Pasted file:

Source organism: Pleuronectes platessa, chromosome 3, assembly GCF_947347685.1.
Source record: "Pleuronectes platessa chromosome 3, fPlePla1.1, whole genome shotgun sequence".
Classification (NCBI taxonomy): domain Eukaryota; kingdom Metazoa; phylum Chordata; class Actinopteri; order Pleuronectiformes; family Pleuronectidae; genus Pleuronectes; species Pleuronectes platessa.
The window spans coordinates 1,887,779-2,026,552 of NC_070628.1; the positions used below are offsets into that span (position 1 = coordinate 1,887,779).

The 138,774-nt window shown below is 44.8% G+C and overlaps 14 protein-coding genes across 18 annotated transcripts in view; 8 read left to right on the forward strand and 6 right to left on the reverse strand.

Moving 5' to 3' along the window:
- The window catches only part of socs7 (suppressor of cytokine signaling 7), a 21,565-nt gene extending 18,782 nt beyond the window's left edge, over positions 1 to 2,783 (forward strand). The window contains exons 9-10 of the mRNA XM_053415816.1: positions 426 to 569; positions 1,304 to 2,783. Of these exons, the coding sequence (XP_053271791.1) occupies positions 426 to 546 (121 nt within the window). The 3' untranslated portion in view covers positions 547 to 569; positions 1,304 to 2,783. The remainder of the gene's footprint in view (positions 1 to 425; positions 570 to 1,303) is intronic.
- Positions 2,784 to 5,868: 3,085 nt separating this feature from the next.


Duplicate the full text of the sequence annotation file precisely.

Source organism: Pleuronectes platessa, chromosome 3, assembly GCF_947347685.1.
Source record: "Pleuronectes platessa chromosome 3, fPlePla1.1, whole genome shotgun sequence".
Classification (NCBI taxonomy): domain Eukaryota; kingdom Metazoa; phylum Chordata; class Actinopteri; order Pleuronectiformes; family Pleuronectidae; genus Pleuronectes; species Pleuronectes platessa.
The window spans coordinates 1,887,779-2,026,552 of NC_070628.1; the positions used below are offsets into that span (position 1 = coordinate 1,887,779).

The 138,774-nt window shown below is 44.8% G+C and overlaps 14 protein-coding genes across 18 annotated transcripts in view; 8 read left to right on the forward strand and 6 right to left on the reverse strand.

Moving 5' to 3' along the window:
- The window catches only part of socs7 (suppressor of cytokine signaling 7), a 21,565-nt gene extending 18,782 nt beyond the window's left edge, over positions 1 to 2,783 (forward strand). The window contains exons 9-10 of the mRNA XM_053415816.1: positions 426 to 569; positions 1,304 to 2,783. Of these exons, the coding sequence (XP_053271791.1) occupies positions 426 to 546 (121 nt within the window). The 3' untranslated portion in view covers positions 547 to 569; positions 1,304 to 2,783. The remainder of the gene's footprint in view (positions 1 to 425; positions 570 to 1,303) is intronic.
- Positions 2,784 to 5,868: 3,085 nt separating this feature from the next.